First, confirm all door handles and locks, and the sunroof (if equipped) work as expected, noting that some owners have reported problems. Notably, a squeaking or creaking sound from the sunroof on some models may be addressed by applying some lubrication to the roof components, or the seals around the glass panels. Scrutinize the operation of the power windows, noting that slow windows, or non-functionality could be the result of a bad window regulator, or a problem with faulty window switches that wound up leading to a massive recall.
Some owners report less-than-expected durability from the Venza’s factory brake components. Though brake component life is largely at the mercy of driving habits, locale and adherence to maintenance schedules, test-drivers are advised to be on the lookout for signs of excessive brake wear, including a heavy pulsation during light to moderate braking, a soggy feel at the pedal, and any squealing or squeaking sounds that may be apparent. Your mechanic can assess the condition of your potential used Vensa’s brakes in a matter of minutes if you’re not sure how.
Here’s a convoluted thread explaining how a faulty oil-valve within the engine can cause a domino effect, triggering other warning lights, related to the Vehicle Stability Control (VSC) and ABS systems, illuminating their respective warning lights as a precaution. If any warning lights are illuminated in the instrument cluster of the Venza you’re considering, a Toyota technician is the best person to assess the problem. In some cases, a single new component can eliminate warning lights from multiple systems.
While driving, note transmission shift quality, ensuring the unit executes quick, clean, solid gear shifts that are free of flaring, surging, or slipping. Any questionable gearshift behavior is likely the result of a bad transmission control module, which can be reprogrammed to fix the problem.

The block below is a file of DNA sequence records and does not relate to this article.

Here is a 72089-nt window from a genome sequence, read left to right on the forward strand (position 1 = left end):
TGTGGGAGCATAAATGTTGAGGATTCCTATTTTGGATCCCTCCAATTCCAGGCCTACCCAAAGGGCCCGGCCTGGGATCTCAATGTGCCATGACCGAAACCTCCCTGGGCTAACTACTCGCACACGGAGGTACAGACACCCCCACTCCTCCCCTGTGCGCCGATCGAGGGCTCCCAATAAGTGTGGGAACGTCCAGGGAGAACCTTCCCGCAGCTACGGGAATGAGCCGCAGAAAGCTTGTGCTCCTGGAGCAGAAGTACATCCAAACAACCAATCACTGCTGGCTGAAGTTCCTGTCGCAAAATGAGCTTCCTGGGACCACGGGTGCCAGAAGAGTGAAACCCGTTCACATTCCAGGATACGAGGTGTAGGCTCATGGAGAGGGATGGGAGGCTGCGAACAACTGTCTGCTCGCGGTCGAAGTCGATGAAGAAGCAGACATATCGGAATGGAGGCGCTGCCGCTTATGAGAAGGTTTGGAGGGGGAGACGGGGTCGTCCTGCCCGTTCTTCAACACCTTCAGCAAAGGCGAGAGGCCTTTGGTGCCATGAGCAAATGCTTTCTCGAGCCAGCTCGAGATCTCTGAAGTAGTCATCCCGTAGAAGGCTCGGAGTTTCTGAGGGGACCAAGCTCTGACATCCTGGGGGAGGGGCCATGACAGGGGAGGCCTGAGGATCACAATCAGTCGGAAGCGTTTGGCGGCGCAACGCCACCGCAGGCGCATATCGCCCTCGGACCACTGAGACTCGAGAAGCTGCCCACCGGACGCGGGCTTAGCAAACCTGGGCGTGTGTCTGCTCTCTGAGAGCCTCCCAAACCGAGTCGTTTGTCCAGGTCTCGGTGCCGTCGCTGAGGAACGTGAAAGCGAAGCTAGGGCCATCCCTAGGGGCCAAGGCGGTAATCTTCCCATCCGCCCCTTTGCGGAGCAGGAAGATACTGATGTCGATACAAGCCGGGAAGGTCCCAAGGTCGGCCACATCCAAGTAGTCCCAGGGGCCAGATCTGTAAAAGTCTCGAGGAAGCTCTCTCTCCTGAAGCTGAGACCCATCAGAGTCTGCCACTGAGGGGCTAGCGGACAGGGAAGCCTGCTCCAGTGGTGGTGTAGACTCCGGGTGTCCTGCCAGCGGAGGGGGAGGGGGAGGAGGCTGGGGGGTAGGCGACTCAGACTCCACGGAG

Kill the Venza’s stereo and climate fan for silence, and tune your ears in on the steering system. Note that any clicking, whining or wheezing sounds, or other unwelcome sounds or sensations, are likely caused by a problem with the steering column. The remedy, as reported by owners, ranges from the application of some lubricating grease to full replacement of the steering column. Any unwanted behavior from the steering system should be investigated ahead of your purchase.
Check the oil level and condition of the Venza you’re considering, noting that some owners have reported leaky valve cover gaskets, or oil consumption within the engine. Oil consumption information seems patchy at best, and the Venza’s owner’s manual even states that some degree of oil consumption is normal. Shoppers are advised to religiously monitor engine oil levels, reporting any issues to their dealer service centre for documentation before their warranty runs up, if applicable. Here’s some more reading. And here’s a thread in the Venza owner forum with more information, as well as some details on how a dealer will monitor any detected oil consumption for a possible warranty claim.
The Verdict: With a clean bill of health, a used Venza should make for a largely trouble-free family hauler that’s big on flexibility and comfort. Most owners report minimal issues with reliability, and most common problems are easily identified and repaired.
Crash Test Scores
IIHS: Top Safety Pick (2013)
NHTSA: 5/5 Stars
A few recalls to note.